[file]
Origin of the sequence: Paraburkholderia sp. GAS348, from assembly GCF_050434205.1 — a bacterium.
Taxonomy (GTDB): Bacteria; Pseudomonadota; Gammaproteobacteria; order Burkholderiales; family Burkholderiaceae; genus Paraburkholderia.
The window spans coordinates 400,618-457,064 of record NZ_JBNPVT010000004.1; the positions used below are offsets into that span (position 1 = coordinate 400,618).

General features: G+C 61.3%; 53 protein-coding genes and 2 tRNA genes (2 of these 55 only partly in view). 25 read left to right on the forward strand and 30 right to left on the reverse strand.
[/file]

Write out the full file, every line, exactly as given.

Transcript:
Origin of the sequence: Paraburkholderia sp. GAS348, from assembly GCF_050434205.1 — a bacterium.
Taxonomy (GTDB): Bacteria; Pseudomonadota; Gammaproteobacteria; order Burkholderiales; family Burkholderiaceae; genus Paraburkholderia.
The window spans coordinates 400,618-457,064 of record NZ_JBNPVT010000004.1; the positions used below are offsets into that span (position 1 = coordinate 400,618).

General features: G+C 61.3%; 53 protein-coding genes and 2 tRNA genes (2 of these 55 only partly in view). 25 read left to right on the forward strand and 30 right to left on the reverse strand.